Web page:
Essential elements of personalized learning include the following:

  • Flexibility in study time and place
  • Modifying teacher's role as a facilitator
  • Project-based learning encompassing the different content areas
  • Student learning based on unique needs
  • Assessment through competency-based mastering
  • Access to technology
  • Continuous professional development

To learn more about this topic, you can also access these resources:

Are Personalized Learning Environments the Next Wave of K–12 Education Reform? American Institutes for Research. August 2013.

Wolf, Mary Ann. Innovate to Educate: System [Re]Design for Personalized Learning. Software and Information Industry Association. 2010

Personalizing the Classroom Experience. Project Tomorrow, 2012. May 2012.

Please remember I am open to your suggestions on specific topics of interest. The content of this email is also available on our C3 and SC3 websites' ELL Portal under the "Hot Topics" tab at http://c3ta.org/topics/ELL.html or http://www.sc3ta.org/topics/ELL.html.

Dear friends,

The South Central Comprehensive Center (SC3) and Central Comprehensive Center (C3) are committed to offering continuous support in your efforts to provide high quality instruction to ALL students. We understand that keeping updated with best research-based practices is difficult due to the overwhelming workload you all have. Periodically, we will be sending you concise information on topics of interest with links to the complete research articles that provide more extensive information. Please let us know if you have issues/topics/literature you want us to review to aide you in gathering useful information you can put into practice with districts and schools.

Students coming from homes where English is not their first language are especially challenged because they must learn a new language parallel with academic content. However, it is important to be aware that those children bring with them a broad set of educational experiences in several areas, which in many cases, may differ from what we consider necessary academic content in our public schools. If teachers are able to assess how well each student is doing in any given area at any time, formative assessment used regularly is considered as one of the most effective tools to improve learning.

Benefits of using formative assessment as part of the instruction plan include, but are not limited to

  • Involving students in their own learning as it clarifies goals, and expected outcomes;
  • Encouraging dialogue related to learning between teacher and peers;
  • Providing students with opportunities to assess themselves and understand how to improve;
  • Providing information to adjust instruction and offering real feedback on areas of need; and
  • Developing positive motivation while reaffirming the student's self-esteem.

To learn more about formative assessment best practices and implementation please search the following links.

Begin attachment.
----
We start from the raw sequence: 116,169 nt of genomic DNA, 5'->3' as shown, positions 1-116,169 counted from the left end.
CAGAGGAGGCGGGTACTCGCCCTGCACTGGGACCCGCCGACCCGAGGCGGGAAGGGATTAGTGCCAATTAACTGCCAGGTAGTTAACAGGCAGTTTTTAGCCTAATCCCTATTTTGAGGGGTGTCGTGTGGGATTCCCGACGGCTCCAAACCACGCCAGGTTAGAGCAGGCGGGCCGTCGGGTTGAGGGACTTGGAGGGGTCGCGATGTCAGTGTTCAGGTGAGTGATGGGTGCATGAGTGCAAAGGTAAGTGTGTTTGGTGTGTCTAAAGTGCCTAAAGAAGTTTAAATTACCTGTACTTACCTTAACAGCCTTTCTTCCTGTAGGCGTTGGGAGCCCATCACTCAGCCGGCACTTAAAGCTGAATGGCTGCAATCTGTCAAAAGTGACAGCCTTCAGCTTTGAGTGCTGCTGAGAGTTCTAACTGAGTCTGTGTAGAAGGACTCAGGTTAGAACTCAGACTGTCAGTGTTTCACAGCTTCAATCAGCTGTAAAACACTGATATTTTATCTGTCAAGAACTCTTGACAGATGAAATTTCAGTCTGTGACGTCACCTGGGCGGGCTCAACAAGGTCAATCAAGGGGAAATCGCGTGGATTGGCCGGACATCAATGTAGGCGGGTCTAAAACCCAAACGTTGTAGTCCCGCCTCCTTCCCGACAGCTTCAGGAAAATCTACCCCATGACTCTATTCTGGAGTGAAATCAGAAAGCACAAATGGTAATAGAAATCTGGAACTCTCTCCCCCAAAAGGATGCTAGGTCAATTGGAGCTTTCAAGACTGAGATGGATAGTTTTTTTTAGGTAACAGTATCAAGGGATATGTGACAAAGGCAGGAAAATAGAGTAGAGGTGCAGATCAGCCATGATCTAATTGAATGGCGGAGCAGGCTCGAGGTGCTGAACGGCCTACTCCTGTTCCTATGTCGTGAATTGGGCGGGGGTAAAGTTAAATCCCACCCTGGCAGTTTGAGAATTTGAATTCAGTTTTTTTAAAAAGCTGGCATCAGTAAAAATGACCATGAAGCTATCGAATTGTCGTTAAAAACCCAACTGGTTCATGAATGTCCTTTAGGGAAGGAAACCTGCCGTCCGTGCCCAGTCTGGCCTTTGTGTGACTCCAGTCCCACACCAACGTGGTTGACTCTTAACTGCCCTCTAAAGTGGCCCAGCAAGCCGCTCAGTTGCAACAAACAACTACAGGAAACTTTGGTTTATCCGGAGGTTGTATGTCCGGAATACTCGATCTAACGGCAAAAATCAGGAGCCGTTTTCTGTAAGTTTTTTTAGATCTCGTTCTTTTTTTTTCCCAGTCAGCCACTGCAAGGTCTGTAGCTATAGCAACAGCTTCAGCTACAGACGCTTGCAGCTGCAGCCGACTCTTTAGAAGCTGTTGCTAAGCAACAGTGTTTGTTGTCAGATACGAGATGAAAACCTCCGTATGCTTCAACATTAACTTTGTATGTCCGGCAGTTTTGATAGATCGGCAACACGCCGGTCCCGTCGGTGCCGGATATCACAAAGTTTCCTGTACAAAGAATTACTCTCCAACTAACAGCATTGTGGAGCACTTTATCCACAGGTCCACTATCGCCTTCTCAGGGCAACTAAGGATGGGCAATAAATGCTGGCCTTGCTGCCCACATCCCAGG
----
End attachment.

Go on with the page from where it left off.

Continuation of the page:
Duckor, B. (2014). Formative Assessment in Seven Good Moves in Educational Leadership, March 2014 (Vol. 71, #6, p. 28-32). Available at http://www.ascd.org/publications/educational-leadership/mar14/vol71/num06/toc.aspx

Keeley, P & Tobey R. (2010). Formative Assessment Overview. Uncovering Students Ideas. Available at http://uncoveringstudentideas.org/about/overview

National Council of Teachers of Mathematics Position Paper (2012) . Formative Assessment. Available at http://www.nctm.org/formative.

National Council of Teachers of English (2010). Fostering High-Quality Formative Assessment. Available at http://www.ncte.org/library/NCTEFiles/Resources/Journals/CC/0201-sep2010/CC0201PolicyBrief.pdf

Practical techniques to implement Formative Assessment http://info.nwea.org/FY2012WinterCampaignKLTWebinar2v2_On-demandThankYou.html

Ratzel, M. (2011). Best Practice: Formative Assessment Done Right .Education Week Teacher. Available at http://www.edweek.org/tm/articles/2011/03/02/tln_formative.html

Dear Friends,

C3 and SC3 are committed to offering continuous support in your efforts to provide high quality instruction to students with diverse cultural and linguistic backgrounds to assure every student graduates college and career ready. We understand that keeping updated with best research-based practices can be difficult due to your overwhelming workloads. Consequently, we continue offering resources through C3 and SC3's ELL Professional Email List. This time, we are sharing research-based information on Setting Learning and Personal Goals as a way to develop non-cognitive skills. As always, we are open to your recommendations on the issues you want us to review and gather so you can put this useful information into practice with districts and schools.

As we continue into the 21st century, educators are becoming more aware of the need to develop cognitive and non-cognitive skills in students to prepare them to succeed in today's world. But how can this be accomplished? Teachers in schools are overwhelmed with a broad range of tasks to fulfill that include adjusting their instructional practice to achieve rigorous standards and analyzing data on a continuous basis to lead their instruction in classes with students coming from diverse backgrounds, levels of education, cultural differences, and more. Additionally, employers seek individuals who are flexible and adaptable, with initiative and self-direction skills besides thinking and content knowledge.